Microsoft Office Tutorials and References
In Depth Information
Single sign-on experience
single sign-on (SSO). AD FS is an optional implementation and is not required for Office
365. However, if your organization decides to implement AD FS, the minimum AD FS
version required by Office 365 is version 2.0; thus, it is often referred to as AD FS 2.0.
However, aside from SSO, there are other benefits of AD FS. Because AD FS facilitates the
authentication of users through AD, you can take advantage of group policies. AD FS can
also control location-based access to Office 365. For example, if you want to allow
employees to be able to access Office 365 only from the corporate environment and not from
external networks, you can do so through AD FS and AD. If you require two-factor
authentication, you must accomplish it with AD FS and SSO.
You can use AD FS for other purposes as well. A common use of AD FS is to federate with
B2B partner networks. If you already have AD FS set up in your environment for other
purposes, you might be able to use the existing AD FS infrastructure for Office 365. Likewise,
after you set up AD FS for Office 365, you might be able to use it for other non-Office 365
business needs.
Single sign-on experience
Before we begin to install and configure AD FS 2.0, let us first take a look at the end-user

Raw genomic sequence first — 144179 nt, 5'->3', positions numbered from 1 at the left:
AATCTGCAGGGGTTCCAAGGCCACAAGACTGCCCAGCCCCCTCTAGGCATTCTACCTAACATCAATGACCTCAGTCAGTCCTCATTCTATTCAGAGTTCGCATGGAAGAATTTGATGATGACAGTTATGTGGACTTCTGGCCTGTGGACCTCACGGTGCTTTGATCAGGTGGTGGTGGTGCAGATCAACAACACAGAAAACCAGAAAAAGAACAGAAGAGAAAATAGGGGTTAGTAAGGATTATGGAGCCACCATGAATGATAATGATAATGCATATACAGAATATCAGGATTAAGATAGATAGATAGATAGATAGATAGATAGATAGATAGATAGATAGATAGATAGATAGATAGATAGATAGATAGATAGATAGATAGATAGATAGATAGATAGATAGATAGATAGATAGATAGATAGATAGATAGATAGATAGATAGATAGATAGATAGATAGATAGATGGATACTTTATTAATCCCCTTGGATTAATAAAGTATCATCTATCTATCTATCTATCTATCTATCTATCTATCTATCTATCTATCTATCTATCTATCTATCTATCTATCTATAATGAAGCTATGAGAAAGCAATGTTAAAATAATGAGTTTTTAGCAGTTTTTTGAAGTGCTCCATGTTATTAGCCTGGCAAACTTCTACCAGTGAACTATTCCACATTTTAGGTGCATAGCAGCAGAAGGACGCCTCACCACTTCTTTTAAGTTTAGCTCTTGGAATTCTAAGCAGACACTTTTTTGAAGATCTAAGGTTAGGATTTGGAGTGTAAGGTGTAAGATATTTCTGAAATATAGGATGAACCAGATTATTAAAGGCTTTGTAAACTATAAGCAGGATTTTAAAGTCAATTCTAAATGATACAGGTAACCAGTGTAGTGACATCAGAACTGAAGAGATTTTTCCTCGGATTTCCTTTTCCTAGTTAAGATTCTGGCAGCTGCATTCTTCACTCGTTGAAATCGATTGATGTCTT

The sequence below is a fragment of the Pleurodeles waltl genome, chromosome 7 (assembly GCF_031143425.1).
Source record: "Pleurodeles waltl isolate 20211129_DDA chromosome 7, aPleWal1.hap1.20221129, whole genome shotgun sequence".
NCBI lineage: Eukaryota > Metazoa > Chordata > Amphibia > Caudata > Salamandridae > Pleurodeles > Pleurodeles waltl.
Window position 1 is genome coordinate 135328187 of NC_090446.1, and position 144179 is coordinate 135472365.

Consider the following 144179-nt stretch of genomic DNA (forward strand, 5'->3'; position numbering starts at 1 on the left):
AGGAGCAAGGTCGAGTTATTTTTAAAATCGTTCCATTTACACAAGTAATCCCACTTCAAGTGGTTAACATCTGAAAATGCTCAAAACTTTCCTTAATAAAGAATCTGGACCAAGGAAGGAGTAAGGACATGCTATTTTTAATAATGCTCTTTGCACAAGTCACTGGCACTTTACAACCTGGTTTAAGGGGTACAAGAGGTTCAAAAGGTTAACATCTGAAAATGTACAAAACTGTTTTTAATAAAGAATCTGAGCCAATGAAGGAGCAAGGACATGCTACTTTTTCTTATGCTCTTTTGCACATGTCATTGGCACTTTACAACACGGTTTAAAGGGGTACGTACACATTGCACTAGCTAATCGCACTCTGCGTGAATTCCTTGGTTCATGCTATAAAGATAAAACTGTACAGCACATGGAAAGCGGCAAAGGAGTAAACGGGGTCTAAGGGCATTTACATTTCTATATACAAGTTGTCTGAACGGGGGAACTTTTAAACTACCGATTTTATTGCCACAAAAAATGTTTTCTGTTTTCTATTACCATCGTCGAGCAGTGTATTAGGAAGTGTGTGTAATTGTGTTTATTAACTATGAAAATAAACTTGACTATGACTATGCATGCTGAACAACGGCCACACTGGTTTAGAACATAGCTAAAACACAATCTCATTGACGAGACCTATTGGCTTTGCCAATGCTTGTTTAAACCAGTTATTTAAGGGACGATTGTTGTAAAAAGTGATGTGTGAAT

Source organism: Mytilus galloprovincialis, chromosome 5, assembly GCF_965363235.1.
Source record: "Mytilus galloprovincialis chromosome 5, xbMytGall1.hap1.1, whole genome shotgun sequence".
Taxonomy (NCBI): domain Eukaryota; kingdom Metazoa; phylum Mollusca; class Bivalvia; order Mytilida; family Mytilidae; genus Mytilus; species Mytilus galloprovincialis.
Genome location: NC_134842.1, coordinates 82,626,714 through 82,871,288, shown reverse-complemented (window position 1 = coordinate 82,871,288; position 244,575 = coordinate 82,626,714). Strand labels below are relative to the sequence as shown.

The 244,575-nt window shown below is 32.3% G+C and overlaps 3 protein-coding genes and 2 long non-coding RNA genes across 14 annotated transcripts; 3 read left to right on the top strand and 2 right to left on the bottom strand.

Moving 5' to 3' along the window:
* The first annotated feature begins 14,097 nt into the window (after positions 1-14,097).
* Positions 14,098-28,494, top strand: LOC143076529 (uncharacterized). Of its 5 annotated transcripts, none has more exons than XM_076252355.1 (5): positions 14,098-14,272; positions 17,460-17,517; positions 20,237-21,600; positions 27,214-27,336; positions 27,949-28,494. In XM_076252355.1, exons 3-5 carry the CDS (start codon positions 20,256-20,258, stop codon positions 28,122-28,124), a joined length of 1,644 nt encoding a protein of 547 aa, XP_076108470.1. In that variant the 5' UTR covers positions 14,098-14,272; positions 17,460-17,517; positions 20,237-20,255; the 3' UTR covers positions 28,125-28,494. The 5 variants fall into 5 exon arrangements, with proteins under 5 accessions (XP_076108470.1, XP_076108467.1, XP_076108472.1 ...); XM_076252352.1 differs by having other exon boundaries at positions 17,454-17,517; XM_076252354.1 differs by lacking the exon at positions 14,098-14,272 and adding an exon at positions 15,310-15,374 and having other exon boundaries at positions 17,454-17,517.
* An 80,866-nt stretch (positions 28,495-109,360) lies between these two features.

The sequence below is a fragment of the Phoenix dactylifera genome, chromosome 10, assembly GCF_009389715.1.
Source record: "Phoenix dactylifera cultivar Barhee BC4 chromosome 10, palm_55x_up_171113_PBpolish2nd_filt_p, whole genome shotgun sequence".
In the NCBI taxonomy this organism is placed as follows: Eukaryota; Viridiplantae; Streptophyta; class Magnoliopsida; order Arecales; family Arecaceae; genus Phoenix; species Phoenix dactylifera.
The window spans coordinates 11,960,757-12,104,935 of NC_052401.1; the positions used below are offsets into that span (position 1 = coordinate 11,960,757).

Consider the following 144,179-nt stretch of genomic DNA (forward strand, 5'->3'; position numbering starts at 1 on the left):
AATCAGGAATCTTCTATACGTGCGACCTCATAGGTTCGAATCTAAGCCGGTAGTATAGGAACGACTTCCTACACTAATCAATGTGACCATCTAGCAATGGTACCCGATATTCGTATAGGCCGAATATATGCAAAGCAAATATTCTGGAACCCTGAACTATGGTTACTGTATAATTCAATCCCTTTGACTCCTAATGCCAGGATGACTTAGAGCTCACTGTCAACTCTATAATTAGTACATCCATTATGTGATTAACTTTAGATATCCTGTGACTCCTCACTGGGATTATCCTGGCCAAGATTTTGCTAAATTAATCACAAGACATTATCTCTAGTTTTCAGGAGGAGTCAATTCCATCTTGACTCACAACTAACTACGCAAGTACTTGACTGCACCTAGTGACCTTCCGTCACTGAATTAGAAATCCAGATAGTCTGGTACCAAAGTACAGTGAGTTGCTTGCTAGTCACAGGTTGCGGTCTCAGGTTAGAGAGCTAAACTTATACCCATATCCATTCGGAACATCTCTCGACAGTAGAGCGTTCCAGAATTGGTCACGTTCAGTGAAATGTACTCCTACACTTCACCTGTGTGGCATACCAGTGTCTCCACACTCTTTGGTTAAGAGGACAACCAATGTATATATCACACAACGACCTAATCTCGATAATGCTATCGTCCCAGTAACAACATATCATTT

experience when SSO with Office 365 is and is not in place.
Scenario 1: No single sign-on experience
In this scenario, a user is not authenticated through SSO. Each time the user attempts to
access Office 365, he is prompted to supply a valid user name and password, whether he is
attempting to access Office 365 from within the corporate network or from a public
network logon.
Scenario 2: User is logged on at work
In this scenario, a user is at work and logs on to the corporate network. The enterprise AD
authenticates the user so she has a valid claim token. When the user accesses Office 365
services, by opening Outlook to access email or by opening a browser to access the
corporate intranet that is hosted in SharePoint Online, the Office 365 federation gateway will
acknowledge the claim token and will not produce a logon prompt. This provides an SSO
experience because the user does not need to present her logon credentials again.
Scenario 3: Remote worker on a virtual private network connection
A remote worker or teleworker is one who is not on the corporate network.
Traditionally, these workers will use a technology such as a virtual private network (VPN) client to
securely create an encrypted communication channel between their personal computers
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